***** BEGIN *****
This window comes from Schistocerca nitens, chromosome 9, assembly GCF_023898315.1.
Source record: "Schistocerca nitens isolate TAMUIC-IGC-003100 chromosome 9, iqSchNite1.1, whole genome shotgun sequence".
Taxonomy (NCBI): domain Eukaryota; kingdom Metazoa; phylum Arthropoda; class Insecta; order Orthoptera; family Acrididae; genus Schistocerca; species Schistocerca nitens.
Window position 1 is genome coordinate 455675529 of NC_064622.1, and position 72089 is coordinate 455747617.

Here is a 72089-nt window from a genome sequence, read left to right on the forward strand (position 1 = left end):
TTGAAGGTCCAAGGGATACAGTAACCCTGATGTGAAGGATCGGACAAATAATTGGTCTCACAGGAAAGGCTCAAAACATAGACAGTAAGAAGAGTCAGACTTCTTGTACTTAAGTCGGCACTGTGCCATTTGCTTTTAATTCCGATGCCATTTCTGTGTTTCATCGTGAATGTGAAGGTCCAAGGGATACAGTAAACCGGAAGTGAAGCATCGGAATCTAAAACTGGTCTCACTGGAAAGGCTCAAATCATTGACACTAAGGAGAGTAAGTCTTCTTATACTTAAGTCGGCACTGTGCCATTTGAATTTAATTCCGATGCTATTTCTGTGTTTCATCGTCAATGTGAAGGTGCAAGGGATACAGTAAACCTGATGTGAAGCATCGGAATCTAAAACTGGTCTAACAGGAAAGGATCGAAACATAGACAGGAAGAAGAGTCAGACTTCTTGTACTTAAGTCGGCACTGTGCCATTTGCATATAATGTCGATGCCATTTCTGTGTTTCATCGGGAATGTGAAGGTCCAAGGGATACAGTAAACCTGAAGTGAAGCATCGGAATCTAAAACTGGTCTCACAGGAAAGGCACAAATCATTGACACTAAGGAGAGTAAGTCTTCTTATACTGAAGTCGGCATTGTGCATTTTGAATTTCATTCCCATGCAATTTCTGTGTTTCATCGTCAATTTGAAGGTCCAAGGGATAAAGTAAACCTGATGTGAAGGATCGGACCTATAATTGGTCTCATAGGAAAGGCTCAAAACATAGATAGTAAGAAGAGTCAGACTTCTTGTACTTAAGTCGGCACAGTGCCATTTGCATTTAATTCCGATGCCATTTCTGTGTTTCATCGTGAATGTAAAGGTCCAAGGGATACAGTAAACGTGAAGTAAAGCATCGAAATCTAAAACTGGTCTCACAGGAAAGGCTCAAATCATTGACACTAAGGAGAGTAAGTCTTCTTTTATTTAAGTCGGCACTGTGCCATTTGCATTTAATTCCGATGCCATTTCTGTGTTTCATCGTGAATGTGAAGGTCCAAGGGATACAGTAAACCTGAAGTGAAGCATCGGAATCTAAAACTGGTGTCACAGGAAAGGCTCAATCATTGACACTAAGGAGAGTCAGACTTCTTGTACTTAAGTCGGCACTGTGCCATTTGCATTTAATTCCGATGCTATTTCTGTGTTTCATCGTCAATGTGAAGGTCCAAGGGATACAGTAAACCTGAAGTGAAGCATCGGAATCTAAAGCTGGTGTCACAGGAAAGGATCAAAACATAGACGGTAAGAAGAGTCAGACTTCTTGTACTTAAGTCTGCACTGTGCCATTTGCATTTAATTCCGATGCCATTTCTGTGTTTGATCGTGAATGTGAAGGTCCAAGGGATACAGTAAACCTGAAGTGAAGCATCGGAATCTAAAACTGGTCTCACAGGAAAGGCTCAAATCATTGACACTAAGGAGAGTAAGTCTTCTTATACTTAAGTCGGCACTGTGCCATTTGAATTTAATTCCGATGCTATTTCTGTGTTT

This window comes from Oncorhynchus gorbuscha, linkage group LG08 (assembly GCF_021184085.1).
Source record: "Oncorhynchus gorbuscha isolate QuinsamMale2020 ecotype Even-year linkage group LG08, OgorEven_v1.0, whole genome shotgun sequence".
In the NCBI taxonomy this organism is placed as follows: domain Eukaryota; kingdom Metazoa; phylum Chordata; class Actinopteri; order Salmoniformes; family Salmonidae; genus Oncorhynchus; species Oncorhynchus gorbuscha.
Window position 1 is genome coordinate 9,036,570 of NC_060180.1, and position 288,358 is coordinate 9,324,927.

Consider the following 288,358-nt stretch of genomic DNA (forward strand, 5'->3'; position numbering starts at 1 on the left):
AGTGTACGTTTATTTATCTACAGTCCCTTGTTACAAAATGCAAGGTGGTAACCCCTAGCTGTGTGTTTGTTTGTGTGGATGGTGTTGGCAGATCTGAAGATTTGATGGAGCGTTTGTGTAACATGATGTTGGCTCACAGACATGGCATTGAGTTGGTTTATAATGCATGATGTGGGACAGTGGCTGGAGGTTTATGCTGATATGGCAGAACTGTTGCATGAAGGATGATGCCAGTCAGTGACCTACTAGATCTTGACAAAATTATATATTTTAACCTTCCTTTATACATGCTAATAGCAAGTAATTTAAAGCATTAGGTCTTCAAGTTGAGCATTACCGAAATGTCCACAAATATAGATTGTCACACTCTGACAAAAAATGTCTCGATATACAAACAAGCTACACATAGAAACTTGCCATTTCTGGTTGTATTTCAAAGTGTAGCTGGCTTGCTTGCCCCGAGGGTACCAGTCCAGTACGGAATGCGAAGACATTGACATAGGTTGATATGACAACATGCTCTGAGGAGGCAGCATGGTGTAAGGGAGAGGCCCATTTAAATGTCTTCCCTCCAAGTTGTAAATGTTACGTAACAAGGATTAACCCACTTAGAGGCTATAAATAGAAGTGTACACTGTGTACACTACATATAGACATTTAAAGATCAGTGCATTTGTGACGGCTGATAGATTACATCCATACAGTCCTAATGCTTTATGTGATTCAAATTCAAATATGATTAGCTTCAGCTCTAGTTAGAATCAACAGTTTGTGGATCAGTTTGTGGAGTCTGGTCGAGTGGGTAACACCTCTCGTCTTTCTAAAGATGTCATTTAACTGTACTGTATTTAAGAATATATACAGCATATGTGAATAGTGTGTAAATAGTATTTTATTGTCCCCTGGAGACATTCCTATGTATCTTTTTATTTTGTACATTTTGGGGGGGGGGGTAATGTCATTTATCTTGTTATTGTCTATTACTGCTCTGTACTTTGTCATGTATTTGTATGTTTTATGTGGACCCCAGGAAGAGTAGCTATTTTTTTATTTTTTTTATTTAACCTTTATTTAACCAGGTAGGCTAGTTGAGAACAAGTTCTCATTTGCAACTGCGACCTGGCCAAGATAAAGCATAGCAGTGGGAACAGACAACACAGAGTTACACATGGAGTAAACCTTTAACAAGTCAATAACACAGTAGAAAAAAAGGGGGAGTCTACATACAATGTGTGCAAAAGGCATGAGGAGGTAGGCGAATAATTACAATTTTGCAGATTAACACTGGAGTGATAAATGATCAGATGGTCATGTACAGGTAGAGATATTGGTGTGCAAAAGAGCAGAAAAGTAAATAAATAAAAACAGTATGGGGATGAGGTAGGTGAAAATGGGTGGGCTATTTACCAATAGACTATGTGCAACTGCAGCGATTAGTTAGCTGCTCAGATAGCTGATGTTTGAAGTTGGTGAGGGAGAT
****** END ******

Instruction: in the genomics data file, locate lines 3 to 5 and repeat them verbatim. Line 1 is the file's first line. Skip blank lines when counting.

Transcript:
Taxonomy (NCBI): domain Eukaryota; kingdom Metazoa; phylum Arthropoda; class Insecta; order Orthoptera; family Acrididae; genus Schistocerca; species Schistocerca nitens.
Window position 1 is genome coordinate 455675529 of NC_064622.1, and position 72089 is coordinate 455747617.

Here is a 72089-nt window from a genome sequence, read left to right on the forward strand (position 1 = left end):